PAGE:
A Fidelity news release said its “The Evolution of Participant Communication -The Value of Personalization” study showed that its p ersonalized communication and education programs can drive higher plan participation rates, dramatically increase salary savings deferrals and initiate asset allocation investment reviews.
The study, which measured plan participation, salary savings deferral, and asset allocation adjustments achieved as a result of Fidelity’s first|PERSON’s e-mail, print, and e-learning campaigns, found that:
- Participants prompted to enroll after receiving the enrollment guide set an average deferral rate of 8.3%, two percentage points higher than the average for all employees with a tenure less than one year.
- An annual Retirement Checkup prompted participants to nearly double their deferral rate to 9.6% from 5.4%.
- Over 5% of participants who received the print Retirement Checkup made an asset allocation change, compared with the 1% to 3% average for those receiving similar, targeted print communications.
- E-learning use is five times higher among participants receiving the targeted communications.
- E-mail campaigns in the study drove response rates more than two times higher than print campaigns and prompted participants to more than double their deferral percentage to 12.5% from 6.2%. E-learning sessions also yielded substantial results, with 34% of non-participants taking action to enroll in their plans after attending an e-learning session, and another 34% of those who attended making an asset allocation change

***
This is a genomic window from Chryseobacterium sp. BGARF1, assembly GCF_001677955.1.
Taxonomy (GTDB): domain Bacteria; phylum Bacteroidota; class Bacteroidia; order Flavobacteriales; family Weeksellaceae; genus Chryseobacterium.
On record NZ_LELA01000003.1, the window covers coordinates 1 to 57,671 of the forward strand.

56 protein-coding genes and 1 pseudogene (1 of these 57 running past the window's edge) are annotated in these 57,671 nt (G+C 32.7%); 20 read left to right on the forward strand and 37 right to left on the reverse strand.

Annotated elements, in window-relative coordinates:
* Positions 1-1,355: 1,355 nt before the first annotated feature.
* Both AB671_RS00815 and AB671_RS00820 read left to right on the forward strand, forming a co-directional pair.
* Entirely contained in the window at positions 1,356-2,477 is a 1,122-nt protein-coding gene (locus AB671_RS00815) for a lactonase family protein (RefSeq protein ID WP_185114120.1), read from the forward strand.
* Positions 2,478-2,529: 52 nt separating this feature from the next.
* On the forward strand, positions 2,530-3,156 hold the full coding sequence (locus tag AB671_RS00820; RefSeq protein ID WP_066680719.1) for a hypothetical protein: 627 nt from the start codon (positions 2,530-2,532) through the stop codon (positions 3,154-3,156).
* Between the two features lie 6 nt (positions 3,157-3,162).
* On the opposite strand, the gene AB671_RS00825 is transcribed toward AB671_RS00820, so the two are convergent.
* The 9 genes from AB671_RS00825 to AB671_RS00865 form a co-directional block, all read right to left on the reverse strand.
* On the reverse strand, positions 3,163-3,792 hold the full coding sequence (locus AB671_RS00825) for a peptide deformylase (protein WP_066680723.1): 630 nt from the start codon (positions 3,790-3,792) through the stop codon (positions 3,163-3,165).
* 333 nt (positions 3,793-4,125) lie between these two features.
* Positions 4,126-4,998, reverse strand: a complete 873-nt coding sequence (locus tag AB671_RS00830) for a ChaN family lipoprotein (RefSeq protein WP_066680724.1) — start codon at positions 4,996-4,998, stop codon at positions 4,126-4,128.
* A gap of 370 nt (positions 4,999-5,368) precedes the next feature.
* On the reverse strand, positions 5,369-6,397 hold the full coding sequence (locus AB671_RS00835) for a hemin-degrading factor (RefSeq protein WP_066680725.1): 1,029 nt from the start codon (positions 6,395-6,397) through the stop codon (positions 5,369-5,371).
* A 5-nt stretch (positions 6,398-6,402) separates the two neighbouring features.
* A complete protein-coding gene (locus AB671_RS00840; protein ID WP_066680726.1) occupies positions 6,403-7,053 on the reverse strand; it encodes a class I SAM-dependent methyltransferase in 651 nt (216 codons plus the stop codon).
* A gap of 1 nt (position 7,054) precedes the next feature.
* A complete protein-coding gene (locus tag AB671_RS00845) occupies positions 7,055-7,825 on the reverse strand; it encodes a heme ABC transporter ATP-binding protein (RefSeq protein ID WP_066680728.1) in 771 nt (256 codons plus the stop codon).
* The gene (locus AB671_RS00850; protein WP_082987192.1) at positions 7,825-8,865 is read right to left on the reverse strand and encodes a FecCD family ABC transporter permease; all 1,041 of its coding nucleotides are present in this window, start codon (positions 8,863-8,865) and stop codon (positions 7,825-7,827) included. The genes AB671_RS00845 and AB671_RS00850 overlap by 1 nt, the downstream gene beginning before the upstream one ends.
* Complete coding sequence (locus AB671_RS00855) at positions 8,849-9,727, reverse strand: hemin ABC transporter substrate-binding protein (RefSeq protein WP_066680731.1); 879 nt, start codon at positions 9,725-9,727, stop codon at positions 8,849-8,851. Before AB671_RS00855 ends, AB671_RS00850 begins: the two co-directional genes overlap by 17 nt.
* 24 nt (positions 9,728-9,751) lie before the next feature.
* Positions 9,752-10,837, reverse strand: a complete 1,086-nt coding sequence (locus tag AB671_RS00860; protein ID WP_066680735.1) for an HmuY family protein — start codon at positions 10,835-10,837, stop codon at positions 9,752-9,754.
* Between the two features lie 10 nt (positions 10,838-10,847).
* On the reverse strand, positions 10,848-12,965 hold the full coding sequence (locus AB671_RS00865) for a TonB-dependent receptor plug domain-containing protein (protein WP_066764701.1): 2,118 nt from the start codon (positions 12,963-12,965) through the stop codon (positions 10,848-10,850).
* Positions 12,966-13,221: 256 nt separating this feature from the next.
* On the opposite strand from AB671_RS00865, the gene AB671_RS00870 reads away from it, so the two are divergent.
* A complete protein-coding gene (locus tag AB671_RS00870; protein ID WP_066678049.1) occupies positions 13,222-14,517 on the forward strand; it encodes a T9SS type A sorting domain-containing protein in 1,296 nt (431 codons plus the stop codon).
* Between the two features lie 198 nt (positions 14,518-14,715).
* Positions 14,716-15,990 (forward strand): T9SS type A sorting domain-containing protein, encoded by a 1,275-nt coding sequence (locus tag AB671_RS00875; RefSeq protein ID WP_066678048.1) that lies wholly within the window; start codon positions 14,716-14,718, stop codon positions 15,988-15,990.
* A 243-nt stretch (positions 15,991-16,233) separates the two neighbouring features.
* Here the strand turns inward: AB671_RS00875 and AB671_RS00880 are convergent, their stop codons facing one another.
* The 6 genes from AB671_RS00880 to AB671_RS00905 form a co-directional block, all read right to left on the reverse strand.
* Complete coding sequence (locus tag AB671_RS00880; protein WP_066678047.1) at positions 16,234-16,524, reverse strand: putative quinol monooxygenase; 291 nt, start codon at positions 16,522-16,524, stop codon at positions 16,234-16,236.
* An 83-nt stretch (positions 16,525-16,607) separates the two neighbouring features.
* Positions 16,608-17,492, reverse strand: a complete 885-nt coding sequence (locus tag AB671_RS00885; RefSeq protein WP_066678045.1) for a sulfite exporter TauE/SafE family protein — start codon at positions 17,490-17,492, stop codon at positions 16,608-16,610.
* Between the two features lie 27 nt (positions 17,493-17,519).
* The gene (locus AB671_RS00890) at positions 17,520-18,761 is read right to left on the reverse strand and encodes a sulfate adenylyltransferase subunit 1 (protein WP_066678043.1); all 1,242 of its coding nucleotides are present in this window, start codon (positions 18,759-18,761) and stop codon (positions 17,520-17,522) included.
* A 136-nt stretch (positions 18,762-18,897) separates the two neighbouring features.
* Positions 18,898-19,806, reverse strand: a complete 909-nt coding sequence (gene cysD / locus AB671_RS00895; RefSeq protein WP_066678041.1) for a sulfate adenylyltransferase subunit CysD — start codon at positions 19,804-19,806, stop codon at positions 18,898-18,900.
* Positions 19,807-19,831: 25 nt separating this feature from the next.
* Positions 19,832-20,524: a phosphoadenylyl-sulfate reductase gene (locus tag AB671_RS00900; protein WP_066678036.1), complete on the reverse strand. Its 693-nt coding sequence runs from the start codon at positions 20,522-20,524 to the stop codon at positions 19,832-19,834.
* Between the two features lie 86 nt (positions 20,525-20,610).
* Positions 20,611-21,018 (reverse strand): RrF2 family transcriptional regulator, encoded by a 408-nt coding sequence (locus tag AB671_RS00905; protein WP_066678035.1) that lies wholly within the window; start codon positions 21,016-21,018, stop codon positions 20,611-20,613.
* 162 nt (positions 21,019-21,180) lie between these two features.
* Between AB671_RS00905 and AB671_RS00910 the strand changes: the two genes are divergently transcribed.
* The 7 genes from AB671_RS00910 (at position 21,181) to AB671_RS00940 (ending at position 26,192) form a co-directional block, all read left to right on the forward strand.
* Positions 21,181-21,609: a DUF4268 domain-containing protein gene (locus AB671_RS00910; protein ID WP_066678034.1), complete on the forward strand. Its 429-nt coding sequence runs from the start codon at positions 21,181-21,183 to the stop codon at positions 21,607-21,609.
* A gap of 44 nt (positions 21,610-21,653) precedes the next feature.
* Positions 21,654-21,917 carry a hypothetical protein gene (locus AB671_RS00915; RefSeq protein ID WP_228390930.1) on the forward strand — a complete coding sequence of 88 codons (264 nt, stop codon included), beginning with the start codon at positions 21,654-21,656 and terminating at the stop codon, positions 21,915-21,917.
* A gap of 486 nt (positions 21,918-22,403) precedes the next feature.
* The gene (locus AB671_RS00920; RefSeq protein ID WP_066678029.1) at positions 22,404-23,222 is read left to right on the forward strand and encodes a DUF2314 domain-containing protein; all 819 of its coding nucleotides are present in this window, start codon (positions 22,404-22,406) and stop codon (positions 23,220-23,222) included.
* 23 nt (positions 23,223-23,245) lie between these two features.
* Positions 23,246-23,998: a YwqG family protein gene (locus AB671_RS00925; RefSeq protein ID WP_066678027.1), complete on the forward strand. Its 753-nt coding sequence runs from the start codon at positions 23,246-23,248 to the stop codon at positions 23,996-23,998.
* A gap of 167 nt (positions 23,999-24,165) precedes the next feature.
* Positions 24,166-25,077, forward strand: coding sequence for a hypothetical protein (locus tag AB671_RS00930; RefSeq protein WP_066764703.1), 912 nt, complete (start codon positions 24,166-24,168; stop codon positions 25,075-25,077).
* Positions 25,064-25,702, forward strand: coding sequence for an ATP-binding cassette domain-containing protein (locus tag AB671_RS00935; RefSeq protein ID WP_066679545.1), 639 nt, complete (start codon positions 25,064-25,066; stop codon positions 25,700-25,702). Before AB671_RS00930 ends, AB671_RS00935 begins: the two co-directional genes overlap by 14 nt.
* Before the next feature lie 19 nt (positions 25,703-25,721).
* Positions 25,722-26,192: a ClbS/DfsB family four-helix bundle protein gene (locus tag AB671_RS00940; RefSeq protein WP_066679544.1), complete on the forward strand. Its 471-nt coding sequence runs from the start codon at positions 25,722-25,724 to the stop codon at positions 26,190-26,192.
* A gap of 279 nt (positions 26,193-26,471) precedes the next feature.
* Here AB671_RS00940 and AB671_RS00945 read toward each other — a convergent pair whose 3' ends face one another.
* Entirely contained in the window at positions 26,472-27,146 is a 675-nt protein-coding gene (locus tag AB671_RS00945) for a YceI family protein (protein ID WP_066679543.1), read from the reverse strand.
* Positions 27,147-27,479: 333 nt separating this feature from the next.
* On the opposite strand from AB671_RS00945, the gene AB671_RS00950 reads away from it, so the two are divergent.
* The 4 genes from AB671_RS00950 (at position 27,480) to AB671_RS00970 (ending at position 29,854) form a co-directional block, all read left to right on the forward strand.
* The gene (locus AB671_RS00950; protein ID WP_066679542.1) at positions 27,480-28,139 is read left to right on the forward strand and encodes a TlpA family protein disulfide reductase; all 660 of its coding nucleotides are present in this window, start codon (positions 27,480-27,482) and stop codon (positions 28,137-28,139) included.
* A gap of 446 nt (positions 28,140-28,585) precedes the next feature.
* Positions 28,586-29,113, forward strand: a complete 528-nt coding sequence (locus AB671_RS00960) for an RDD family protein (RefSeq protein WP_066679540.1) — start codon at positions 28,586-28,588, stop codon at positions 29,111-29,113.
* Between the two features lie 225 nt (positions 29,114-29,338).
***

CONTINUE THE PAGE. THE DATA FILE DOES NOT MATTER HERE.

“As the responsibility of saving for retirement continues to shift more heavily toward the individual, traditional customized workplace retirement plan C&E programs will soon no longer be enough,” said Steve Deschenes, executive vice president of Fidelity Institutional Retirement Services Company, the nation’s largest 401(k) provider. “Our first|PERSON study shows that individualized C&E platforms drawing on personal account information provided by the plan can fill this void, and produce measurable results that prove they are helping participants move the retirement readiness needle.”
The study covered 245 plan sponsors.
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